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Kushner Family Still Struggling With 666 Fifth Avenue

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As Texas begins to confront the devastating aftermath of Hurricane Harvey, housing could emerge as the region’s biggest long-term challenge. That’s the warning from Vice President Mike Pence, who traveled to the state on Thursday to meet with storm survivors and reaffirm federal government support. Houston, in particular, has had thousands of residents displaced. Experts say the city’s lax urban planning played a part in the extent of the damage. Bloomberg Businessweek’s Peter Coy and Christopher Flavelle write: “No city could have withstood Harvey without serious harm, but Houston made itself more vulnerable than necessary.”—Katie Robertson

Kushners’ China deal flop was part of a much bigger hunt for cash. The family real estate business of Jared Kushner, President Trump’s son-in-law and top adviser, owes hundreds of millions of dollars on a Manhattan office building. Over the past two years, executives and family members have sought substantial funds from previously undisclosed places: South Korea’s sovereign-wealth fund, France’s richest man, and Israeli banks, among others. Despite the extensive search, the Kushners have failed to secure foreign investors.

Texas explosions show a chemical industry pushed to its limits. A Houston-area chemical plant was hit by explosions after floods caused by Harvey knocked out power supplies needed to refrigerate volatile peroxides. The incident underscored the risks after dozens of plants shut down in the path of the storm, knocking out more than half of U.S. production of some of the most-used chemicals and plastics.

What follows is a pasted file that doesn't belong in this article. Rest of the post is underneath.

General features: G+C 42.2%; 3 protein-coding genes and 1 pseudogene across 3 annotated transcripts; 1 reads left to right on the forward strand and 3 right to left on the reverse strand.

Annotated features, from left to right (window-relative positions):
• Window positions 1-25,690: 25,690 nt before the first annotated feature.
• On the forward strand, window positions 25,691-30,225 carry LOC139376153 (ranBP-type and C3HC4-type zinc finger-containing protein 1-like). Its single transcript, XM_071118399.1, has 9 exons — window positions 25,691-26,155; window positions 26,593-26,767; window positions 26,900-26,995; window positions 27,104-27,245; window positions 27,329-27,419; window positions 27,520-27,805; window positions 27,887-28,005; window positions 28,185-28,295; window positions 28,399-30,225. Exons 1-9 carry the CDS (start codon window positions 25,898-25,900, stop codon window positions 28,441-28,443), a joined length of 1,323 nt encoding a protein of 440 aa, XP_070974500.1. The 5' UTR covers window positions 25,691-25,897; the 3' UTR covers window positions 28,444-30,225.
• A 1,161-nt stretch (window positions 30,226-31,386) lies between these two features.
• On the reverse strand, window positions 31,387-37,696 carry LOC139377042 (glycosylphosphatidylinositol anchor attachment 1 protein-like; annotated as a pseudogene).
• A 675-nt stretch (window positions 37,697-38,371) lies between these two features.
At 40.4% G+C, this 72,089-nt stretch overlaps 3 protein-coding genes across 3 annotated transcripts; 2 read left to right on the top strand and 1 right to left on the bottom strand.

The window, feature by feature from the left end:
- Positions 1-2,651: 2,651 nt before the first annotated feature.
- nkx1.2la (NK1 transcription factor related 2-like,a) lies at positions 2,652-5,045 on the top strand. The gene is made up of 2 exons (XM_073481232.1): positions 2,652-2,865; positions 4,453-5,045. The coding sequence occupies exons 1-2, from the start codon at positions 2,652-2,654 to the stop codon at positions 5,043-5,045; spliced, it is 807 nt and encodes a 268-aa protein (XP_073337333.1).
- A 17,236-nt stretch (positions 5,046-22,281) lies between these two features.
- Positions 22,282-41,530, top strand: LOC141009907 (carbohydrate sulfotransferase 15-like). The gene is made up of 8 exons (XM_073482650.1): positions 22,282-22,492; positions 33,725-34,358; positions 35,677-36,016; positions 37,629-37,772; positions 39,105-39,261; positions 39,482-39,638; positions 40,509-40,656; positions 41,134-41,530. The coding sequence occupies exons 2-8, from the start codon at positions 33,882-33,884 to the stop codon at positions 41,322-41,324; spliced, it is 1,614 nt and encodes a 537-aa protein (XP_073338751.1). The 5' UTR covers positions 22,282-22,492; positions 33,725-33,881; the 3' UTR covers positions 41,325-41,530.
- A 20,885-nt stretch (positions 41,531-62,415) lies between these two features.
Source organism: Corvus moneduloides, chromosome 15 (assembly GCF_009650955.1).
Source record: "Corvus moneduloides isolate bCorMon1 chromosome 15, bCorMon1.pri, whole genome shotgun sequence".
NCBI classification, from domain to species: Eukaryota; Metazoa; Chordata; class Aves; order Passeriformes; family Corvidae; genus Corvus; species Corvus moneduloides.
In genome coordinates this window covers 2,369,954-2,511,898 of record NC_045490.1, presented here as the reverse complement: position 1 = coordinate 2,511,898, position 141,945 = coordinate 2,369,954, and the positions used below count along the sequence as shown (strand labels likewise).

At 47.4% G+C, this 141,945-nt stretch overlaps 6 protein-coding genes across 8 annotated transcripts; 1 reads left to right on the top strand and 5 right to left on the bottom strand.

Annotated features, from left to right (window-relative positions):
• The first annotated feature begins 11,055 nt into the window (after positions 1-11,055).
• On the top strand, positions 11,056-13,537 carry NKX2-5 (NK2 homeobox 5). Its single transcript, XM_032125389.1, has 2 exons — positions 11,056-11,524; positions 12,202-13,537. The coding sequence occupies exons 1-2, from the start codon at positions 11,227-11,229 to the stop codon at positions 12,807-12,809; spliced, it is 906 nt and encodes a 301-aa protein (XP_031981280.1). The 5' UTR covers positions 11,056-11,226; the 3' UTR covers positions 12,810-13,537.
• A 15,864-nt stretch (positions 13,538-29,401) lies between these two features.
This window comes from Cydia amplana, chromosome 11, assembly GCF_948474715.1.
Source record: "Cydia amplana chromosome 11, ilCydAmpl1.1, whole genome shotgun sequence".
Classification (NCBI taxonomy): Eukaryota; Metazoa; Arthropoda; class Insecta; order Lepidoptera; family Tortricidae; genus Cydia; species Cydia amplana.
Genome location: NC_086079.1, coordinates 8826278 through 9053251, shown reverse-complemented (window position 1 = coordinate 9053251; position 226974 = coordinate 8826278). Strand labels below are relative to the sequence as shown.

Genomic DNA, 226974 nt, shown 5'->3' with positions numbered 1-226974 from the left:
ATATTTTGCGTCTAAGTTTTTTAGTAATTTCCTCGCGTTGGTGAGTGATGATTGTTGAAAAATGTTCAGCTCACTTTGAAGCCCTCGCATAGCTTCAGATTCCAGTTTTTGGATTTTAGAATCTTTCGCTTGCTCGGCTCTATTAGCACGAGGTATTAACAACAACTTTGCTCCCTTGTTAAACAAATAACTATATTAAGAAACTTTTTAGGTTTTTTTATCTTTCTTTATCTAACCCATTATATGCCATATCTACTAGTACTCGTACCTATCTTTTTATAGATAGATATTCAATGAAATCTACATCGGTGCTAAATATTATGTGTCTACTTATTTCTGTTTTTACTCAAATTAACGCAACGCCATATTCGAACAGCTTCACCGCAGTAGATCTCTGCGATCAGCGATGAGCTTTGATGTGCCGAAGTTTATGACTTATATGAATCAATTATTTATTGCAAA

Even more fake Wells Fargo accounts. An outside review found an additional 1.4 million potentially bogus accounts created by employees, bringing the total to about 3.5 million. The disclosure of 67 percent more fraudulent accounts threatens to catapult the bank back into the political crosshairs.

If Unilever can’t make feel-good capitalism work, who can? The $170 billion empire has been trying to prove corporations can do well by doing good. Shareholder capitalism has other plans. Earlier this year, Unilever fended off an unsolicited takeover bid from Kraft Heinz, which is now free to try again after a mandated cooling-off period expired.

U.S. orders closure of three Russian diplomatic buildings. The Trump administration directed Russia to close buildings in San Francisco, Washington, DC, and New York City, but declined to expel any diplomats. The move comes after Russia directed Washington in July to cut staff by nearly two-thirds at its embassy and consulates.

This airline has some Florida real estate it wants to sell you. Budget carrier Allegiant sees diversification and riches in a massive resort on the Gulf Coast. The company is embarking on an audacious plan to build a 22-acre resort compound. The fear among the airline’s investors is that the project could be both costly and distracting.

‘Star Wars: The Last Jedi’ toy blitz begins with drones. Force Friday, the recurring shopping spectacle for Disney’s prized sci-fi franchise, kicks off on Sept. 1. The merchandising machine will be in full gear, unveiling new toys and collectibles to begin hyping its products for the holiday rush and the theatrical release of the next Star Wars film in December. Think branded bedding, waffle makers, alarm clocks—and flying spacecraft.

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